While still only in its first year of operation, Penn State's Center for Language Acquisition, part of the College of the Liberal Arts, has received a grant in excess of $400,000 to support the "Penn State Foreign Language Telecollaboration Project." Awarded by U.S. Department of Education's International Research and Studies Program, the grant will provide up to three years of support for the project.
Co-investigator James Lantolf, professor of linguistics and Spanish and director of the Center for Language Acquisition, says the project will bring together "learners of foreign languages with native users of the language via telecommunication in order to create contexts for interactive communication."
Within those contexts, a team of faculty and graduate students at Penn State will evaluate the effectiveness of different technologies in helping students acquire a second language, as well as how such collaboration develops cultural understanding. Along with Lantolf, the other co-principal investigators for the project are Jeannette Bragger, professor and head of the Department of French, and Steven Thorne, senior lecturer in language acquisition, and associate director of the Center for Language Acquisition. The other members of the project are Celeste Kinginger, associate professor of French; Julie Belz, assistant professor of German; Julia Kushner, lecturer in psychology and a member of the staff in the Center for Language Acquisition; Antonio Jimenez, Eduardo Negueruela, and Gabriela Zapata, graduate students in the Department of Spanish, Italian, and Portuguese; Lara Lomicka, graduate student in the Department of French; and Ana Koenig, graduate student in the Department of German and Slavic Languages and Literatures.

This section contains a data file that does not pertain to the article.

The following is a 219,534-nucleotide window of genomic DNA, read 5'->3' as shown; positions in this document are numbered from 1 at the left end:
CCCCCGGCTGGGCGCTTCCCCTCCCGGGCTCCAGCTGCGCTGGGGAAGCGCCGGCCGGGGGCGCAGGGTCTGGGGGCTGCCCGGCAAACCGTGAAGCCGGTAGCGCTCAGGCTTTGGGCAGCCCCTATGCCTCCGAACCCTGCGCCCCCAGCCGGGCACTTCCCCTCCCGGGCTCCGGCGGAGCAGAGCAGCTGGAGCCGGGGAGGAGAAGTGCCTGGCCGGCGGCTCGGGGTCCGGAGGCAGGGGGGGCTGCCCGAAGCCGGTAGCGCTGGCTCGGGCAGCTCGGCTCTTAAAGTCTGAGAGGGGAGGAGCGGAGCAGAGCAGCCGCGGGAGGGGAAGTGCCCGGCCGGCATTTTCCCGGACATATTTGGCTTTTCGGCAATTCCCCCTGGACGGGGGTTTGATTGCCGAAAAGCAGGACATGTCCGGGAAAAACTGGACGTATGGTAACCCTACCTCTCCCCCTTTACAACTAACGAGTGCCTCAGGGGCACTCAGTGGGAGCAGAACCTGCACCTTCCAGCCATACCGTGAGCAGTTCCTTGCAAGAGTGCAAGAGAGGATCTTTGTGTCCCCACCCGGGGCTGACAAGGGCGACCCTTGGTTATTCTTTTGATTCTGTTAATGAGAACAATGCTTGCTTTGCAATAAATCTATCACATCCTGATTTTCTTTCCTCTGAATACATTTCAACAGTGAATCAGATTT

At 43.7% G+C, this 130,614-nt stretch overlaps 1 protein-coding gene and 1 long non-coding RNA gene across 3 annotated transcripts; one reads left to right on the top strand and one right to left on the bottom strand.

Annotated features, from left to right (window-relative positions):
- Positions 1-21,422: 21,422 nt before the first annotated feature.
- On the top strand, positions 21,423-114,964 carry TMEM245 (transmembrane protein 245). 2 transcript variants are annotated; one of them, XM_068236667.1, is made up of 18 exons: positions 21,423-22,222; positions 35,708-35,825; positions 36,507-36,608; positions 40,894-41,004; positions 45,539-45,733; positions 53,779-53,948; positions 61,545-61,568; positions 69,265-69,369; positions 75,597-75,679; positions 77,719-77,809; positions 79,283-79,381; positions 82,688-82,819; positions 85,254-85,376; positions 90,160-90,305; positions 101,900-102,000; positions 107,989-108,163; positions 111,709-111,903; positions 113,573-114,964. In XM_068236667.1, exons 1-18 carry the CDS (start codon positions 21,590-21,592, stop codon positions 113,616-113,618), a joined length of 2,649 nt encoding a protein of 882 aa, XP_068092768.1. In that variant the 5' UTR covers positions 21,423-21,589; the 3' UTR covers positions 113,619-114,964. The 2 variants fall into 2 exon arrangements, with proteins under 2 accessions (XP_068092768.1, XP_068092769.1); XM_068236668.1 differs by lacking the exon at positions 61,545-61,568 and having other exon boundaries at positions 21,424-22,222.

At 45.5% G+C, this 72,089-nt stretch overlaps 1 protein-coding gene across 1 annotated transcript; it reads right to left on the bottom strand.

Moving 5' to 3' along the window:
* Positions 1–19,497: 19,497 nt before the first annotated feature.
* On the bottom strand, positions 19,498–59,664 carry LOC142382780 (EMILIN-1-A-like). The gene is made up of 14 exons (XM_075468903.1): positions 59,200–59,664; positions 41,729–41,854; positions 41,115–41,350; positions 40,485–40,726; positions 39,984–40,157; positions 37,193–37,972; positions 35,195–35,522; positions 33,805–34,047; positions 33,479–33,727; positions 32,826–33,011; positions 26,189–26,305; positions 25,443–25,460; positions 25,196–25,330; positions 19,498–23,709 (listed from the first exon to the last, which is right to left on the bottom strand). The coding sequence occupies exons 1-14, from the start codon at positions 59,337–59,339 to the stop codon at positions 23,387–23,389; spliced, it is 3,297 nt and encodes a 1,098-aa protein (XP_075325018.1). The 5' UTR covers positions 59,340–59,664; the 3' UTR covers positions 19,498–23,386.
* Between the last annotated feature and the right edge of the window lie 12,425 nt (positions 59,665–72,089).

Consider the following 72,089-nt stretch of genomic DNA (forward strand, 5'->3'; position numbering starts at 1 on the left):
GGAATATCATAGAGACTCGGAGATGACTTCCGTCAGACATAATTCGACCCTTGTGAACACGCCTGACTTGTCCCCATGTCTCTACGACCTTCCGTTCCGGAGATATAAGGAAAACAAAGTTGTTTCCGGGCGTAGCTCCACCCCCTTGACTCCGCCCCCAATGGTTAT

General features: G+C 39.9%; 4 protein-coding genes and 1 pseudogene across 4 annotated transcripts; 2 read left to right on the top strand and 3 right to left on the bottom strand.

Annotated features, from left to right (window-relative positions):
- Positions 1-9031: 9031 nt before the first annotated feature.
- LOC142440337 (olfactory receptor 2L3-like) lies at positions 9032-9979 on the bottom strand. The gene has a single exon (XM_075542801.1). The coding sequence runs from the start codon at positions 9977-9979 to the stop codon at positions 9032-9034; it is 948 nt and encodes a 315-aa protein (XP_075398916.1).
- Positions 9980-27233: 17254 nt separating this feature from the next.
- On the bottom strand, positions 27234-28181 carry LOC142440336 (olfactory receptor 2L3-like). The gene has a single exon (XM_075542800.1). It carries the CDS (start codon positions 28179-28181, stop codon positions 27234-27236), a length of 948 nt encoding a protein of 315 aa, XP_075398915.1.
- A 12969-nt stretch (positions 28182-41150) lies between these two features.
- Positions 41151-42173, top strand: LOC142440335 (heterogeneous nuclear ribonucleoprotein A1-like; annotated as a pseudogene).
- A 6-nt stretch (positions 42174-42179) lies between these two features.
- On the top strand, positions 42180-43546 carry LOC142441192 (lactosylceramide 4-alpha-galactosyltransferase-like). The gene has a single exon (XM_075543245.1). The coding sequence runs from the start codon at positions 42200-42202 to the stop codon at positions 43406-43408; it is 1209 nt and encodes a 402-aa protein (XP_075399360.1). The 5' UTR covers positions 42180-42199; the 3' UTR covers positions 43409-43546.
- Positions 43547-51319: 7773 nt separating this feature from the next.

Over the next three years, the project will involve approximately 150 students each semester who are taking advanced courses in French, German, and Spanish. They will keep in contact with native speakers of the respective languages, and will talk with one another through e-mail, in chat rooms, and on video. They will collaborate on projects ranging from comparing treatment of current events in the press of their respective nations to critiquing elements of popular culture common to both languages. They will discuss their perceptions of one another's culture, discuss books they are reading, and react to one another's perceptions. They will be immersed in language and culture through the aid of technology. Finally, a control group of Penn State language students will complete the same projects and activities as their peers, but without telecollaborating with native speakers.
"We expect the study to confirm two things," Lantolf says. "First, because students will be learning a language with the benefit of contact with native speakers, they will become more culturally sensitive. Second, since students will be speaking with authentic users-rather than using textbook examples of standard language-their language will show it. Students will be speaking using the metaphors of the language they are learning. Metaphor use indicates a high level of understanding a language."